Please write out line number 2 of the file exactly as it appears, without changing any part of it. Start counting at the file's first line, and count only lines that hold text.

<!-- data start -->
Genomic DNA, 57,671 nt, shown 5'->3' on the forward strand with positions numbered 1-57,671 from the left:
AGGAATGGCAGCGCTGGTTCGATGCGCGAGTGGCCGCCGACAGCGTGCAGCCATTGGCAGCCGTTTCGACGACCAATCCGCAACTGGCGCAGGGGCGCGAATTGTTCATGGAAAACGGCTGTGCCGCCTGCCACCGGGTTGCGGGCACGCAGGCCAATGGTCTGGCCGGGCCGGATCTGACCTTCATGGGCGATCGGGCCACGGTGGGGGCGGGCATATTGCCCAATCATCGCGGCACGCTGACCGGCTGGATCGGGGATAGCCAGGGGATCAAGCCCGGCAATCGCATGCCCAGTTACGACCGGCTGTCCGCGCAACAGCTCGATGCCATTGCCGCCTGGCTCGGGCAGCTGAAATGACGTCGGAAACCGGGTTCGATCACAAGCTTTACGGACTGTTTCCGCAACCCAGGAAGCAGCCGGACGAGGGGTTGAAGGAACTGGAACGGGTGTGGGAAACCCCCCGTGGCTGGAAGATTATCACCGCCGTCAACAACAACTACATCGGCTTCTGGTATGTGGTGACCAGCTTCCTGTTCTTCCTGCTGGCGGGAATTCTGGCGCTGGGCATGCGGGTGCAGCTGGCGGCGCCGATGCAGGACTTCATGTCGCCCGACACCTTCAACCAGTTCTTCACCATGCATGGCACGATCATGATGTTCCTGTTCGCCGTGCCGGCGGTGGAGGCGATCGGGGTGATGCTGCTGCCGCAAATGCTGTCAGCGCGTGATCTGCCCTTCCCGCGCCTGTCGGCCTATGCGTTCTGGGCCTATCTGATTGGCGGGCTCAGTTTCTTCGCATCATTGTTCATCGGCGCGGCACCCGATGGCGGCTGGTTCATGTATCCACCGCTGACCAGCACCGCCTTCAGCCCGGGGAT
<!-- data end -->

AGGAATGGCAGCGCTGGTTCGATGCGCGAGTGGCCGCCGACAGCGTGCAGCCATTGGCAGCCGTTTCGACGACCAATCCGCAACTGGCGCAGGGGCGCGAATTGTTCATGGAAAACGGCTGTGCCGCCTGCCACCGGGTTGCGGGCACGCAGGCCAATGGTCTGGCCGGGCCGGATCTGACCTTCATGGGCGATCGGGCCACGGTGGGGGCGGGCATATTGCCCAATCATCGCGGCACGCTGACCGGCTGGATCGGGGATAGCCAGGGGATCAAGCCCGGCAATCGCATGCCCAGTTACGACCGGCTGTCCGCGCAACAGCTCGATGCCATTGCCGCCTGGCTCGGGCAGCTGAAATGACGTCGGAAACCGGGTTCGATCACAAGCTTTACGGACTGTTTCCGCAACCCAGGAAGCAGCCGGACGAGGGGTTGAAGGAACTGGAACGGGTGTGGGAAACCCCCCGTGGCTGGAAGATTATCACCGCCGTCAACAACAACTACATCGGCTTCTGGTATGTGGTGACCAGCTTCCTGTTCTTCCTGCTGGCGGGAATTCTGGCGCTGGGCATGCGGGTGCAGCTGGCGGCGCCGATGCAGGACTTCATGTCGCCCGACACCTTCAACCAGTTCTTCACCATGCATGGCACGATCATGATGTTCCTGTTCGCCGTGCCGGCGGTGGAGGCGATCGGGGTGATGCTGCTGCCGCAAATGCTGTCAGCGCGTGATCTGCCCTTCCCGCGCCTGTCGGCCTATGCGTTCTGGGCCTATCTGATTGGCGGGCTCAGTTTCTTCGCATCATTGTTCATCGGCGCGGCACCCGATGGCGGCTGGTTCATGTATCCACCGCTGACCAGCACCGCCTTCAGCCCGGGGAT